US DOJ did not entrap Megaupload, the agency says

Megaupload's charges against the DOJ are 'baseless,' the agency says

The U.S. Department of Justice did not mislead a court and attempt to entrap file storage site Megaupload on copyright infringement charges, the agency said in a new filing in the case.

Megaupload's charges that the DOJ conspired to entrap the site on criminal copyright charges are "baseless," an official with the U.S. Attorney's Office for the Eastern District of Virginia wrote in a court document filed Friday. Earlier this month, Megaupload filed court documents saying that in 2010 the DOJ asked the site, through its hosting vendor, to keep infringing files as part of a DOJ investigation, then later charged Megaupload with copyright infringement.

But the search warrant contains no request for Megaupload to keep files, Assistant U.S. Attorney Andrew Peterson wrote in the DOJ's Friday filing. "Megaupload does not cite a single communication between the government and Megaupload or a single instruction from any member of the government to Megaupload; there are none," Peterson wrote.

The DOJ also did not mislead the district court by inserting new information into affidavits related to the Megaupload charges, as Megaupload has claimed, Peterson wrote.

Megaupload lawyer Ira Rothken pointed to a portion of the June 2010 search warrant targeting Carpathia Hosting, Megaupload's hosting provider. U.S. Immigration and Customs Enforcement (ICE) asked a judge to seal the search warrant affidavit because disclosure could "provide an opportunity to destroy evidence [and] change patterns of behavior."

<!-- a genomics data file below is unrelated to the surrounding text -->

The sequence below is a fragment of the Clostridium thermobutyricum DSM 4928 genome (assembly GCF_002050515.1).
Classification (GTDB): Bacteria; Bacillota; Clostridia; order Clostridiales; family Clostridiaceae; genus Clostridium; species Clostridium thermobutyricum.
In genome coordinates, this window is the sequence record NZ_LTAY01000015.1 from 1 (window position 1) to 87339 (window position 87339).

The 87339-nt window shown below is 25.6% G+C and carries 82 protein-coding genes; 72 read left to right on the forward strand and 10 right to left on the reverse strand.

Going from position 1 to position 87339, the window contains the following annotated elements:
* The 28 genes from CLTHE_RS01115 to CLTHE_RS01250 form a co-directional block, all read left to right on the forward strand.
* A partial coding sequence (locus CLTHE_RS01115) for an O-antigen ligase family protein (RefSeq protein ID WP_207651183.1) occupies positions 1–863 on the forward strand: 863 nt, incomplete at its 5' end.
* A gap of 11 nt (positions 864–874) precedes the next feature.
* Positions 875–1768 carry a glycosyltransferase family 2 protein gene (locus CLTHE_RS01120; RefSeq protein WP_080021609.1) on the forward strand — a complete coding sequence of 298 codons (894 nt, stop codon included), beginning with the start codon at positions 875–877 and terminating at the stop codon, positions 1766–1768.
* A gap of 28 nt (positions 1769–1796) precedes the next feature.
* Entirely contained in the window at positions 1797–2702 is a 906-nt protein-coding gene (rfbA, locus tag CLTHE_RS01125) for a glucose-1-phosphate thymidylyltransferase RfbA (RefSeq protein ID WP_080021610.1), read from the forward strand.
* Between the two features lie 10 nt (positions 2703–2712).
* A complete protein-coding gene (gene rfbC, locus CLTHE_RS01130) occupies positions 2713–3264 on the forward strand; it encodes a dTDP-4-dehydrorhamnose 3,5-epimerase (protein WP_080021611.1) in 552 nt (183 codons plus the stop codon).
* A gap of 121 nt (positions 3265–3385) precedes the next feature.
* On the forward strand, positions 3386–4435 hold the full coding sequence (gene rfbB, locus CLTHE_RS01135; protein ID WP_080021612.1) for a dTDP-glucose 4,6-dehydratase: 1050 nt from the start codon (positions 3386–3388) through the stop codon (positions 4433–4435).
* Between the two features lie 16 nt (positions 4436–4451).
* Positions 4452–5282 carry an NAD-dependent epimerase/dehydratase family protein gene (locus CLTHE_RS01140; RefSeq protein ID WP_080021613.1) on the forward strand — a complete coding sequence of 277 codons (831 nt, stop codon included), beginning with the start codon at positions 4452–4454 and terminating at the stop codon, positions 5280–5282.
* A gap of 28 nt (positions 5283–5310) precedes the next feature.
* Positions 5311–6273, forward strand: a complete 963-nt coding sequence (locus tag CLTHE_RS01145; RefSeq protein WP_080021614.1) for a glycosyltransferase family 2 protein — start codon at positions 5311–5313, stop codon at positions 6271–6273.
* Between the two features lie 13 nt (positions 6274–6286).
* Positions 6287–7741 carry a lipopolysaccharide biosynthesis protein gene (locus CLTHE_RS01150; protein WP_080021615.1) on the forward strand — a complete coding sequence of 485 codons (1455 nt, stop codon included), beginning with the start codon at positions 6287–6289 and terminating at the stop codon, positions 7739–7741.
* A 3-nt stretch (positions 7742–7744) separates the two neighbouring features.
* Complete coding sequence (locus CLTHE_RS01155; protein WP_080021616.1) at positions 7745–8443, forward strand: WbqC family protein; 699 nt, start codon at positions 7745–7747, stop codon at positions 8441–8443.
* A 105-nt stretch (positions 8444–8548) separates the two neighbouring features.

The search warrant also asked Carpathia and Megaupload to assist in the copyright infringement investigation.

"The government cannot, on one hand, tell a U.S. court under penalty of perjury in seeking the cooperation of Megaupload in a search warrant they wanted to prevent evidence destruction of alleged infringing content files, and then, on the other hand, complain to a different court under penalty of perjury that Megaupload is a criminal for not destroying such files," Rothken said in an email.

After ICE asked Megaupload to cooperate in an investigation, the site was obligated to keep evidence, Rothken added.

"If the U.S. changed their mind at some point they could have written Megaupload a letter but they didn't," he added. "Instead the U.S. apparently used Megaupload's honorable compliance with the government's cooperation request to concoct a takedown of the entire Megaupload site by domain name seizure."

The DOJ, in its Friday filing, opposed Megaupload's request to file a new brief regarding its accusations that the DOJ conducted an improper search of its servers. It also opposed Megaupload's request to file a motion to unseal the search warrant materials, with the DOJ saying the materials are already unsealed.

Grant Gross covers technology and telecom policy in the U.S. government for The IDG News Service. Follow Grant on Twitter at GrantGross. Grant's e-mail address is grant_gross@idg.com.

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Tags megauploadregulationNetworkingpeer-to-peerAndrew PetersoninternetCarpathia HostingCriminalU.S. Immigration and Customs Enforcementintellectual propertycopyrightIra RothkenlegalMusic and audiogovernmentvideoU.S. Department of JusticeInternet-based applications and services

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Grant Gross

IDG News Service
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